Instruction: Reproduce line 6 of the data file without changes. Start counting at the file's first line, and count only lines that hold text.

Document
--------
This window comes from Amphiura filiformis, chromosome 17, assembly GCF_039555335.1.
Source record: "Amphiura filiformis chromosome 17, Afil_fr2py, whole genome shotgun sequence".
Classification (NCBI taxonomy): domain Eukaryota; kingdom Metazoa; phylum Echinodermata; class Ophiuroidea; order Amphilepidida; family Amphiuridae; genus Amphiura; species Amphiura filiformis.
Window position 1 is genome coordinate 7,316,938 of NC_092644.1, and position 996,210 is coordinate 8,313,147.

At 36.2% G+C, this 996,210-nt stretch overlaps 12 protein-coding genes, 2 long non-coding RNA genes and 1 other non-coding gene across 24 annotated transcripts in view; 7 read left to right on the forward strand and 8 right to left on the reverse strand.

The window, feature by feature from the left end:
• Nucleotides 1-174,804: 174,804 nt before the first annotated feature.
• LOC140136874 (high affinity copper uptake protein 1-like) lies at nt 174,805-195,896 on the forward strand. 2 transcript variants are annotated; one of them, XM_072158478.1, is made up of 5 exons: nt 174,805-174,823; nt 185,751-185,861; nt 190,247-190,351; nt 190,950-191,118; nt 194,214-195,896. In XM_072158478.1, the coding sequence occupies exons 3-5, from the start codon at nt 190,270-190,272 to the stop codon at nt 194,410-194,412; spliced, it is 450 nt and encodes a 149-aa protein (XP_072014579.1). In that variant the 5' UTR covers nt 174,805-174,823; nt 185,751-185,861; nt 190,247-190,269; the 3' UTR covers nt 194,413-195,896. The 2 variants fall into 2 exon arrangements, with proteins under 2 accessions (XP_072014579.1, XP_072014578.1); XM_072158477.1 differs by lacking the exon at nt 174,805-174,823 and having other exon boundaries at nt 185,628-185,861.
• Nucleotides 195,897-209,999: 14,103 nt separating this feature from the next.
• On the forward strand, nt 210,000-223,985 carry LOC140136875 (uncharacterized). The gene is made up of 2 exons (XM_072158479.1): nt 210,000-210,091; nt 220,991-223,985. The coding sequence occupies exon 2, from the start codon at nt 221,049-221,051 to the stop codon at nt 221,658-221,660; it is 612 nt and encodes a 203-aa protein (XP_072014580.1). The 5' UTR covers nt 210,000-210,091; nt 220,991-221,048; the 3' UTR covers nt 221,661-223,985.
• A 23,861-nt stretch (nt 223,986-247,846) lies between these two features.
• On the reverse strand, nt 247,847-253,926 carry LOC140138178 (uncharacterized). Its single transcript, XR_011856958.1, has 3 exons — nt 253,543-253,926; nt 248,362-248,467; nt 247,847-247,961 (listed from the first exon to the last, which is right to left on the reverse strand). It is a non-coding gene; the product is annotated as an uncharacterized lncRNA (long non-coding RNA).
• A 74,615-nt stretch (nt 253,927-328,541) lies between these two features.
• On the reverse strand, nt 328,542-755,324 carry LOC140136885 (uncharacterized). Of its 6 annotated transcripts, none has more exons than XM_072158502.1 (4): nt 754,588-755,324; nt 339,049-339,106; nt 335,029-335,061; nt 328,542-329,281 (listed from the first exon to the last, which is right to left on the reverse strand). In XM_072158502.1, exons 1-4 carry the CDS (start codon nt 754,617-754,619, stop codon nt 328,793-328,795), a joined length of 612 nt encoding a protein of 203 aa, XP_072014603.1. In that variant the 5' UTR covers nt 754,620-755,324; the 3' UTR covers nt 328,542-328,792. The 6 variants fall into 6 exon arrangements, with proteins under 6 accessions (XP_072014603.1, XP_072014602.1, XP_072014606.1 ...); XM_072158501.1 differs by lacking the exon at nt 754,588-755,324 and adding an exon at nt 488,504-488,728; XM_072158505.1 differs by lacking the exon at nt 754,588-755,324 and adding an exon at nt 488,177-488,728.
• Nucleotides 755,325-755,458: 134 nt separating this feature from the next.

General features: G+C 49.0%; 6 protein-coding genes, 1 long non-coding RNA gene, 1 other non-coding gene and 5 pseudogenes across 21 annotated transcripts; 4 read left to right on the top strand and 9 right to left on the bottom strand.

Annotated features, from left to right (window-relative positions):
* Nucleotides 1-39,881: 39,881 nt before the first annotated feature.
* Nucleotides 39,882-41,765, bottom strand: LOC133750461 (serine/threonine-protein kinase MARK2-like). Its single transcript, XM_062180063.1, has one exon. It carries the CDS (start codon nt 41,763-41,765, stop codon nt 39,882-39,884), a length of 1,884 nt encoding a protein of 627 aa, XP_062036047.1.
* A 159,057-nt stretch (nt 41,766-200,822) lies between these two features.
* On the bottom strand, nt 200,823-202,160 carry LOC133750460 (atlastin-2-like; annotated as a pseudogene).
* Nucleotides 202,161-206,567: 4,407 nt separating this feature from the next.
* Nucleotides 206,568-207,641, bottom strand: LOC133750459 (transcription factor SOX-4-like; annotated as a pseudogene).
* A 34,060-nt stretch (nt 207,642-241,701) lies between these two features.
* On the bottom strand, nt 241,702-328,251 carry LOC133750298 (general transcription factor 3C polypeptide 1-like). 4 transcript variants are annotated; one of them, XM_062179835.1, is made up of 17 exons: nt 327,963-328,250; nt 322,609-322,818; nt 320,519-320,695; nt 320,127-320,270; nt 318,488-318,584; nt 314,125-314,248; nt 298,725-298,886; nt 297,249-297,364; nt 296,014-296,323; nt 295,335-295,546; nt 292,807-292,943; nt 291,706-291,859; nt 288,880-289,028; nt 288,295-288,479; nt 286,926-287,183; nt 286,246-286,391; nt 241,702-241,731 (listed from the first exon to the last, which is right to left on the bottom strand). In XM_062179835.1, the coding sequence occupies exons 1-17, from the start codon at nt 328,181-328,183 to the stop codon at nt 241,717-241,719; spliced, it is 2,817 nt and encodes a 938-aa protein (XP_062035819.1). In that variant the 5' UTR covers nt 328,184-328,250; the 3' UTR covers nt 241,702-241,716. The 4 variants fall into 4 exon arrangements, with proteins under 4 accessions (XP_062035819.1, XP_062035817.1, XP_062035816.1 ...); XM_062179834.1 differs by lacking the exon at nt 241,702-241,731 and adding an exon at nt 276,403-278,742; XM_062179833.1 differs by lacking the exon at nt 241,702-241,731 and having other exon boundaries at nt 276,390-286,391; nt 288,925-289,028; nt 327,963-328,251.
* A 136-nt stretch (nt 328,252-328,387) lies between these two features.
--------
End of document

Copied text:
The window, feature by feature from the left end: